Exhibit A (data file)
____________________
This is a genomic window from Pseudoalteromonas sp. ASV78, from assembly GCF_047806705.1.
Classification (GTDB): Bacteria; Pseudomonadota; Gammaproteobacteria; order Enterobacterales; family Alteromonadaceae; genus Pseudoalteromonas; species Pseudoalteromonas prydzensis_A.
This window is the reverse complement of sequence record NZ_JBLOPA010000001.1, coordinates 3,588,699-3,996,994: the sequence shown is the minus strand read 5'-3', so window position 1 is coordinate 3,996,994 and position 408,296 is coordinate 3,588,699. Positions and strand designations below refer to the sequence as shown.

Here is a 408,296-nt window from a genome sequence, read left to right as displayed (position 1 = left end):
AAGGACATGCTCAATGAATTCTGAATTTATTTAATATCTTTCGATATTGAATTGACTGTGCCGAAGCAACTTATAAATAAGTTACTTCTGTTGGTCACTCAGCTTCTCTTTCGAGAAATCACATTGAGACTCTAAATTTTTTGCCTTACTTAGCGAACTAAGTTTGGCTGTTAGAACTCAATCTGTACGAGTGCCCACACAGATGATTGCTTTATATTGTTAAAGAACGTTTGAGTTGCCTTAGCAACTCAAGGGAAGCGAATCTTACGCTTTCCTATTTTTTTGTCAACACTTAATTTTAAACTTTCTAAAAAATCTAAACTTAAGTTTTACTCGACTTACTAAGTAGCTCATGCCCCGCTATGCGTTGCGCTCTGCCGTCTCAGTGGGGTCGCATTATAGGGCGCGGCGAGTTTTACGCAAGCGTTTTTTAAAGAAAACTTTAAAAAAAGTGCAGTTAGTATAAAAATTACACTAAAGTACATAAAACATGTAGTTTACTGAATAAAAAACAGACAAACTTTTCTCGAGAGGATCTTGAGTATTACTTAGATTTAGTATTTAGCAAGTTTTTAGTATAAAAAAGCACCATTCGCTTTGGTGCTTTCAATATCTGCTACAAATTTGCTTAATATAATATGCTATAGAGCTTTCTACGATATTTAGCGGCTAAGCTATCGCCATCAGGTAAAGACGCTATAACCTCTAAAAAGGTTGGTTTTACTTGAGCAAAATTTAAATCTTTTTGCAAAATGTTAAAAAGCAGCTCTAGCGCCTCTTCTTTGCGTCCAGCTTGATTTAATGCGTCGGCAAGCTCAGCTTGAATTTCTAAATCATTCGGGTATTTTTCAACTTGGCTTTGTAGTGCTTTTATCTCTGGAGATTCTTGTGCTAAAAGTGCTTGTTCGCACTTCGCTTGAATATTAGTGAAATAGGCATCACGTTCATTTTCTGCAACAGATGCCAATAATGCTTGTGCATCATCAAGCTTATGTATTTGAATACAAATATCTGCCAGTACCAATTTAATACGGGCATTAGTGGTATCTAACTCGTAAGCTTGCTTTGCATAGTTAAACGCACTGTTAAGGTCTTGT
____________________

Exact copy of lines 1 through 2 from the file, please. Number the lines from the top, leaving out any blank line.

This is a genomic window from Pseudoalteromonas sp. ASV78, from assembly GCF_047806705.1.
Classification (GTDB): Bacteria; Pseudomonadota; Gammaproteobacteria; order Enterobacterales; family Alteromonadaceae; genus Pseudoalteromonas; species Pseudoalteromonas prydzensis_A.